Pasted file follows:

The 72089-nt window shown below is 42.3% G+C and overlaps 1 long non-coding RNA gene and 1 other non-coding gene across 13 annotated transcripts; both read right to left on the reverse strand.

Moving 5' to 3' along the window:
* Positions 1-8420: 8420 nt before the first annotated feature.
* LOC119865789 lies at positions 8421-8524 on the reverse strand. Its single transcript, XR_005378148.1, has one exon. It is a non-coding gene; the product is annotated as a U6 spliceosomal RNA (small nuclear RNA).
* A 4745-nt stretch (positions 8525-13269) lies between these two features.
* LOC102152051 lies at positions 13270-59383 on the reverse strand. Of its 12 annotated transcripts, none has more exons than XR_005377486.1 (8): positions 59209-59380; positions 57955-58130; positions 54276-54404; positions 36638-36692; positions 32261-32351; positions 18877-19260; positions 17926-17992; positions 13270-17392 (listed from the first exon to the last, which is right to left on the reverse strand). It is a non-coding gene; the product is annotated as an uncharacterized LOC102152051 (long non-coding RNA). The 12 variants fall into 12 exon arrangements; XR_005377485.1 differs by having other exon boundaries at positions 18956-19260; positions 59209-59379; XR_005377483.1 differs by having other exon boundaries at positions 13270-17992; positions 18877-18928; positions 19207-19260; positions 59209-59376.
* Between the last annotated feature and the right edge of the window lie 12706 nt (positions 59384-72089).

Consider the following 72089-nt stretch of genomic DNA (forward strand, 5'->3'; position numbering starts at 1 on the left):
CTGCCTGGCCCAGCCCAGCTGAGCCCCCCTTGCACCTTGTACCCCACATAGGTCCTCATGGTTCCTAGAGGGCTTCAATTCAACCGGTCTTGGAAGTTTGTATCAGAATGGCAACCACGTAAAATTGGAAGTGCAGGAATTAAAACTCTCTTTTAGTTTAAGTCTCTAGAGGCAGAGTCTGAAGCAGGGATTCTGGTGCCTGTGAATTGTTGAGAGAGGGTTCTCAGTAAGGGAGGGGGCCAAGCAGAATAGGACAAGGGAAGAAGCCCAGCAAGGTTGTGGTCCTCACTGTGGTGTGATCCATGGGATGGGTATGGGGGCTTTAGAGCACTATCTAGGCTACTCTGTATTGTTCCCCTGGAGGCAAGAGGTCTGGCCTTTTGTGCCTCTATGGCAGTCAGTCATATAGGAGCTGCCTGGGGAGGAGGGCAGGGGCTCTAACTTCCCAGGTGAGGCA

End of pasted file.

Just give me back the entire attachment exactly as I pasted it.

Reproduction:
The 72089-nt window shown below is 42.3% G+C and overlaps 1 long non-coding RNA gene and 1 other non-coding gene across 13 annotated transcripts; both read right to left on the reverse strand.

Moving 5' to 3' along the window:
* Positions 1-8420: 8420 nt before the first annotated feature.
* LOC119865789 lies at positions 8421-8524 on the reverse strand. Its single transcript, XR_005378148.1, has one exon. It is a non-coding gene; the product is annotated as a U6 spliceosomal RNA (small nuclear RNA).
* A 4745-nt stretch (positions 8525-13269) lies between these two features.
* LOC102152051 lies at positions 13270-59383 on the reverse strand. Of its 12 annotated transcripts, none has more exons than XR_005377486.1 (8): positions 59209-59380; positions 57955-58130; positions 54276-54404; positions 36638-36692; positions 32261-32351; positions 18877-19260; positions 17926-17992; positions 13270-17392 (listed from the first exon to the last, which is right to left on the reverse strand). It is a non-coding gene; the product is annotated as an uncharacterized LOC102152051 (long non-coding RNA). The 12 variants fall into 12 exon arrangements; XR_005377485.1 differs by having other exon boundaries at positions 18956-19260; positions 59209-59379; XR_005377483.1 differs by having other exon boundaries at positions 13270-17992; positions 18877-18928; positions 19207-19260; positions 59209-59376.
* Between the last annotated feature and the right edge of the window lie 12706 nt (positions 59384-72089).

Consider the following 72089-nt stretch of genomic DNA (forward strand, 5'->3'; position numbering starts at 1 on the left):
CTGCCTGGCCCAGCCCAGCTGAGCCCCCCTTGCACCTTGTACCCCACATAGGTCCTCATGGTTCCTAGAGGGCTTCAATTCAACCGGTCTTGGAAGTTTGTATCAGAATGGCAACCACGTAAAATTGGAAGTGCAGGAATTAAAACTCTCTTTTAGTTTAAGTCTCTAGAGGCAGAGTCTGAAGCAGGGATTCTGGTGCCTGTGAATTGTTGAGAGAGGGTTCTCAGTAAGGGAGGGGGCCAAGCAGAATAGGACAAGGGAAGAAGCCCAGCAAGGTTGTGGTCCTCACTGTGGTGTGATCCATGGGATGGGTATGGGGGCTTTAGAGCACTATCTAGGCTACTCTGTATTGTTCCCCTGGAGGCAAGAGGTCTGGCCTTTTGTGCCTCTATGGCAGTCAGTCATATAGGAGCTGCCTGGGGAGGAGGGCAGGGGCTCTAACTTCCCAGGTGAGGCA